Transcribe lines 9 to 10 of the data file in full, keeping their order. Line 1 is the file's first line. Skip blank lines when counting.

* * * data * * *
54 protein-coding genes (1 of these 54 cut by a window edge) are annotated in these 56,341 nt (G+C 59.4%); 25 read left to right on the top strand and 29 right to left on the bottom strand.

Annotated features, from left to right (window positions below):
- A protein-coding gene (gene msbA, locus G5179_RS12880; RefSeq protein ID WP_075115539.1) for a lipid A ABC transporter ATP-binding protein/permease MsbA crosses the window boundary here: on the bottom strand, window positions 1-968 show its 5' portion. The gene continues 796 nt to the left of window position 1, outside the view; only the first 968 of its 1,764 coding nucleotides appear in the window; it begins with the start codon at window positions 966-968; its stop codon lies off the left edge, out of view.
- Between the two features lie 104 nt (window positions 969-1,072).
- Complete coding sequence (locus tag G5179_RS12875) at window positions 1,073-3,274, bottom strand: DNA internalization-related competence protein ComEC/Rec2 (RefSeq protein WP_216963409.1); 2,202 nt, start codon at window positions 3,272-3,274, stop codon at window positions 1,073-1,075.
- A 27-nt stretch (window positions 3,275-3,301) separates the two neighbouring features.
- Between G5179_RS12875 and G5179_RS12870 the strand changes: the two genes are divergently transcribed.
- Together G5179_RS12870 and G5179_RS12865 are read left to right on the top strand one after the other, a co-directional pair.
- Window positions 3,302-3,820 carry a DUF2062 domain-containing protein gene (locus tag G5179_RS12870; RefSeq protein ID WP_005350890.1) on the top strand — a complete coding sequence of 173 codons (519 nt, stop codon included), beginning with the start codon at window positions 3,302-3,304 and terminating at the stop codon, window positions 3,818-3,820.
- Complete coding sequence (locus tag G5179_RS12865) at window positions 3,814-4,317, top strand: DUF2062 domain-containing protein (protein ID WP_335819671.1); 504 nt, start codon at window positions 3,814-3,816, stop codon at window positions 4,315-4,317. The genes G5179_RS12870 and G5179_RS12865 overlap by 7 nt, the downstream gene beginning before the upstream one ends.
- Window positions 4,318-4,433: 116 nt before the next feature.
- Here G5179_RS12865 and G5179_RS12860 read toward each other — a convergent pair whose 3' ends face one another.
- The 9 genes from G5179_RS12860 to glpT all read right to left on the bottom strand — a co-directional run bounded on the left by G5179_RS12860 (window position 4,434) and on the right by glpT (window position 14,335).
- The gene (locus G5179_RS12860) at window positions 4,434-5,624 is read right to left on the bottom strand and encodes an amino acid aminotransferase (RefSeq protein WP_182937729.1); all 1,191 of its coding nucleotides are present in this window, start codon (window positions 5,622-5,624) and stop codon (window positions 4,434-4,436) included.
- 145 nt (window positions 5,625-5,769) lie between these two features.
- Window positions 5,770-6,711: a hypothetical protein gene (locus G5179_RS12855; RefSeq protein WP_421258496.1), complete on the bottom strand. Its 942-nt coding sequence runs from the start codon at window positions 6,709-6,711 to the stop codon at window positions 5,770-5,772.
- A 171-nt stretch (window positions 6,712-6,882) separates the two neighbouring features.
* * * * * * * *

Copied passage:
- Window positions 3,302-3,820 carry a DUF2062 domain-containing protein gene (locus tag G5179_RS12870; RefSeq protein ID WP_005350890.1) on the top strand — a complete coding sequence of 173 codons (519 nt, stop codon included), beginning with the start codon at window positions 3,302-3,304 and terminating at the stop codon, window positions 3,818-3,820.
- Complete coding sequence (locus tag G5179_RS12865) at window positions 3,814-4,317, top strand: DUF2062 domain-containing protein (protein ID WP_335819671.1); 504 nt, start codon at window positions 3,814-3,816, stop codon at window positions 4,315-4,317. The genes G5179_RS12870 and G5179_RS12865 overlap by 7 nt, the downstream gene beginning before the upstream one ends.